Perhaps Jay Pandolfo tried to do too much first game back — on the PK, up against a still-tough although Sid-less top Pens line — and he looked a bit out of sorts. He was also on-ice for all three Penguins goals, and didn’t take another shift after last one, with about 15 minutes left in regulation.

NHL.com now has a slick little feature that shows you the player’s name if you hover your mouse over the player number in thegame summary page.

A three-way tie for first is a good thing, especially when it could have been three points to Pittsburgh and two to Philadelphia. One some level, I feel that whatever happened around the 5 minute of the third period was a turning point, definitely in the game, maybe in the back half of the season. There’s just a huge mental advantage to winning a game in which you had to overcome a pair of 2-goal deficits, and the Devils had been on the wrong end of that one multiple times in January. The Devils earned tonight’s win on the basis of hard work. Now if we could only see that spark against the Rangers and Islanders.

It’s Over in the Swamp

Yes, I’m profoundly sad that the Devils season has ended. As many of the Devils said in the press, they had a team that could have gone far in the postseason, and now three seasons in a row have ended with the Devils going no better than 5-5. Could have is the operative phrase, but I’m equally worried about the this team suggestion that somehow this year’s roster is going to change dramatically.

If it changes for the better, I’m all for it. The Devils looked horrible on defense. Turnovers in their own end, lack of a quick break out, and an inability to clear the big guns from Tampa Bay and Ottawa out of the slot. The Devils were clearly out-coached. Not that the Ottawa top line was that much better than New Jersey’s top line, but more than 80% of Ottawa’s goals came from those three guys. Whatever the Madden line was doing to shut them down wasn’t working, and in all honestly, probably wasn’t Madden, Pandolfo and Brylin’s fault. If you keep doing the same things and expect different results, without any other context switches, it’s a sign of insanity. The same thing goes for the attack side; I could count how many shots Ottawwa blocked but it would only emphasize that the Devils attack consisted of throwing the puck toward the net and hoping for a tip-in. Everyone caught on to it after the first few games, and more crisp passing, cycling and quick shots were in order. But see above regarding turnovers.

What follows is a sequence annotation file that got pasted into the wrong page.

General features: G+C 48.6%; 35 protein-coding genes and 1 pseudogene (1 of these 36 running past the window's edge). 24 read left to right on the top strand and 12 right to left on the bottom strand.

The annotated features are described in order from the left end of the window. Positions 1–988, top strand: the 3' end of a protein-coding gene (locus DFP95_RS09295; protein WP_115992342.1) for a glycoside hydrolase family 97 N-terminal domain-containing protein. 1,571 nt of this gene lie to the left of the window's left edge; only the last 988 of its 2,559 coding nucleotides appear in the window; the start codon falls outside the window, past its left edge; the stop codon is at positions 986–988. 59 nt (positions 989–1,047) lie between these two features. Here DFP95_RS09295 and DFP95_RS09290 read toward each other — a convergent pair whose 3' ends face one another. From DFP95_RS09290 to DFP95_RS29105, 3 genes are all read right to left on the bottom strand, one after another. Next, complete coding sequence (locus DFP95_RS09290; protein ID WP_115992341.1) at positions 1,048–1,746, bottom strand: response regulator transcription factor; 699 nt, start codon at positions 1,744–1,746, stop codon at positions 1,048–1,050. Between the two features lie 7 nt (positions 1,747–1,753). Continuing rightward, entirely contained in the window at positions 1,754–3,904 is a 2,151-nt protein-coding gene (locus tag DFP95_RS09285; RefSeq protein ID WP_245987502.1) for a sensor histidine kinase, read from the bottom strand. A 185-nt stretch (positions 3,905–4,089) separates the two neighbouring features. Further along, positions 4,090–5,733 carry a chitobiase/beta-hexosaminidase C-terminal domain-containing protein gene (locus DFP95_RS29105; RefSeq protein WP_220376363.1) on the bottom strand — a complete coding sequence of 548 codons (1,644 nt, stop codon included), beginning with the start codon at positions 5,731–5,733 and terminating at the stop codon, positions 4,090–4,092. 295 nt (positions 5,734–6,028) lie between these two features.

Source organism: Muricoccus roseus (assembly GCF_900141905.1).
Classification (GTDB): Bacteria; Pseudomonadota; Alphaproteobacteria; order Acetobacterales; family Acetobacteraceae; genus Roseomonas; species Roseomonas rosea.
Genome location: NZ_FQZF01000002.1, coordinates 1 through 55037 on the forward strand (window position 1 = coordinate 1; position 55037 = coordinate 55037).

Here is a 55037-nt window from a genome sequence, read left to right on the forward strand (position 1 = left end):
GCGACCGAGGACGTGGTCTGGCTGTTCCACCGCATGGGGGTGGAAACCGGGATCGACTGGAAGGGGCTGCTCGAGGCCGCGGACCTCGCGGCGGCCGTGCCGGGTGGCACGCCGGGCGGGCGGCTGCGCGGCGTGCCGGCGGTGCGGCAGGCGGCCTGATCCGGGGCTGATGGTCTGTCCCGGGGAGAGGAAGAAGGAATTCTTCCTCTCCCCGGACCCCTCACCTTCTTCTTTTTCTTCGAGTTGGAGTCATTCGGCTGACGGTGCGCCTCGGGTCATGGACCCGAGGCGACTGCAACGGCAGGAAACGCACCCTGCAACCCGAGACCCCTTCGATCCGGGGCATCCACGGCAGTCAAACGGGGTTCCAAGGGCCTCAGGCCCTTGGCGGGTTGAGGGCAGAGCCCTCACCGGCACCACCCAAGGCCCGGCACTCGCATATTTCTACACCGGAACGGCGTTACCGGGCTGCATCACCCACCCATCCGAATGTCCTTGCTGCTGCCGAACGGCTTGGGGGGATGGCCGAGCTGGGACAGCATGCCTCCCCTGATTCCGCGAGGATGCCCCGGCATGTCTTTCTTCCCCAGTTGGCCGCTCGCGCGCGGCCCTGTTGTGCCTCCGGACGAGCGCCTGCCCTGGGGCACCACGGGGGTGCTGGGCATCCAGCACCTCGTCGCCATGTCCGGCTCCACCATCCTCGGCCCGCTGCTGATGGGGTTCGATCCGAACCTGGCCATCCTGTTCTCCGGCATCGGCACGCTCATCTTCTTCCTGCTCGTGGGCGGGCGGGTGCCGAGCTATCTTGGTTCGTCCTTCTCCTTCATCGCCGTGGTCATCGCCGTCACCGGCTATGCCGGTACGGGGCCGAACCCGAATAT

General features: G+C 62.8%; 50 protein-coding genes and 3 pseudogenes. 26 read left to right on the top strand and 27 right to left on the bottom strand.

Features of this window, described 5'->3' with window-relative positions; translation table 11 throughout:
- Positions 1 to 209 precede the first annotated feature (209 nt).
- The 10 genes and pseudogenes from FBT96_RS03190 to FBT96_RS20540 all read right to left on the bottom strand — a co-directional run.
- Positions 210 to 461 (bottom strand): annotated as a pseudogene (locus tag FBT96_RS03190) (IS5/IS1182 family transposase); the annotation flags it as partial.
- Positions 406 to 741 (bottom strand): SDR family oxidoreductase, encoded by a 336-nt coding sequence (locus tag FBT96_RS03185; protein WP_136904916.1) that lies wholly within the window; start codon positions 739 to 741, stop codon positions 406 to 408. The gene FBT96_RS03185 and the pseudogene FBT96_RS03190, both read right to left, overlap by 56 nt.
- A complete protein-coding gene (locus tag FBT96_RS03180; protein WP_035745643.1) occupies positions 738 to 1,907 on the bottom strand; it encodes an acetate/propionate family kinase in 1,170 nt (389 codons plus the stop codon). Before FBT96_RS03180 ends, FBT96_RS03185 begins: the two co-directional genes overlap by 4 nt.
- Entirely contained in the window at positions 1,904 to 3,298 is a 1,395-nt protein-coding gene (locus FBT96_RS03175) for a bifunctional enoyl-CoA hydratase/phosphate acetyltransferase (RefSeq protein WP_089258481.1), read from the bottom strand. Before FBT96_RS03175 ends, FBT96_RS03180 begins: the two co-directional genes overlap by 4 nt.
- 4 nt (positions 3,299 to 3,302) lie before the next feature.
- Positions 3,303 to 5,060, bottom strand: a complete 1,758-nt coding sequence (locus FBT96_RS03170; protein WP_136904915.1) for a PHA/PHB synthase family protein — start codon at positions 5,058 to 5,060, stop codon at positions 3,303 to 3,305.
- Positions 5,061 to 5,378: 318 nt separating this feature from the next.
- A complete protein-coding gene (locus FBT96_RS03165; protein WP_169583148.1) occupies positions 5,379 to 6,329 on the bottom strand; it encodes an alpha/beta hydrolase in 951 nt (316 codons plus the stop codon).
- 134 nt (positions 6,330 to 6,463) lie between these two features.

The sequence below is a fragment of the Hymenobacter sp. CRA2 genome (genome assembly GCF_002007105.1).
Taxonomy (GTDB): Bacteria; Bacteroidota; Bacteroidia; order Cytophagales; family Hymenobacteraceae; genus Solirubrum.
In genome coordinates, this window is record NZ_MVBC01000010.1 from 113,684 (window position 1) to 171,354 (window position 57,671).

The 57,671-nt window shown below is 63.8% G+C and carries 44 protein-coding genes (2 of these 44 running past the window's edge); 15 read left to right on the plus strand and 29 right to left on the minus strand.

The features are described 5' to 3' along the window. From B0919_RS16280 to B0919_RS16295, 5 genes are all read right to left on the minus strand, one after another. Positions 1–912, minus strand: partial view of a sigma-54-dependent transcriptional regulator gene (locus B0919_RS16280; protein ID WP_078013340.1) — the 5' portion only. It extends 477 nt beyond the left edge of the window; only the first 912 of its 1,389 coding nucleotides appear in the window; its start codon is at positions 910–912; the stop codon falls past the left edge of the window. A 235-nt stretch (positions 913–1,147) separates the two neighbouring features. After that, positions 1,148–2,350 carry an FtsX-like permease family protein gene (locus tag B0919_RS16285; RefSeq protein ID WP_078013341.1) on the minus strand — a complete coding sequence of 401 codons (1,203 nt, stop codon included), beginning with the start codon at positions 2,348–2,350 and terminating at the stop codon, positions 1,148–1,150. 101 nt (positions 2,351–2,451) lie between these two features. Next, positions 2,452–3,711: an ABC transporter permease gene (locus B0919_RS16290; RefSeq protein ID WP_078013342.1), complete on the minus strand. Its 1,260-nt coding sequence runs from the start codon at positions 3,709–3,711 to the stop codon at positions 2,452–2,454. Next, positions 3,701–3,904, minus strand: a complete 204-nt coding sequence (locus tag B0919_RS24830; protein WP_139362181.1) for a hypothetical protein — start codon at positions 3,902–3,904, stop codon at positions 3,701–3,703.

I’m betting on changes at the blueline. I’m also betting that Lou doesn’t hold on to both of Rafalski and Gomez, and my public opinion is that if that’s the case, Gomez should stay. He had a great playoffs and he scored when needed. There’s chemistry on the EGG line (when healthy) that could promote them into the ranks of Heatley-Alfredsson or Lecavalier-St. Louis in terms of consistent offensive threats. With Brylin on the fourth line for the last game, it’s clear that his stock is falling, so the Devils are short of quality centers. And finally, if Gomez crosses the Hudson to wear a blue shirt, he will be the subject of more fan derision than Bobby Holik. It’s not always about money.

Anybody know a good head coach?

Rather Be In Philadelphia

All due credit to WC Fields, he’d rather be in Philadelphia (as opposed to his final resting place), and I believe most teams in the NHL feel that with the Flyers looking one step out of the grave, they’d rather be visting in Philadelphia as well. So it goes for the Devils tonight, as they venture down the Turnpike, somewhat pumped up (we hope) by a solid 5-2 win over the other half of Pennsylvania’s hockey contingent last night.

What a great game for those of us who were actually there. Never mind the announced attendance of over 13,000; there were probably 8,000 fans in seats. Almost 80% of Section 101, the prime season ticket holder real estate behind the net, was empty. We personally experienced the parking garage last night, and it was somewhere between a visit to the dentist and renewing your license in person at the DMV in degree of difficulty. $12 to be forced to drive up three levels, with way too few stairwells to funnel a happy crowd back after the game? The time is definitely right for a new arena. I’ve had this conversation with Tom Lycan, author of the Star-Ledger’s Devils Due blog, and he captured my thoughts on the new arena pretty succinctly.

Whether you watched from behind the glass of the stands or the glass on your TV, what you saw last night was good puck movement down low, a great reduction in shots from the point that went into a mass of defensive bodies, and one “C”zech guy having a good time. It appears that nearly the whole team got the morning off for good behavior last night, as only Jay Pandolfo worked out seriously during the morning skate at South Mountain. Not a bad way to start the new hockey month.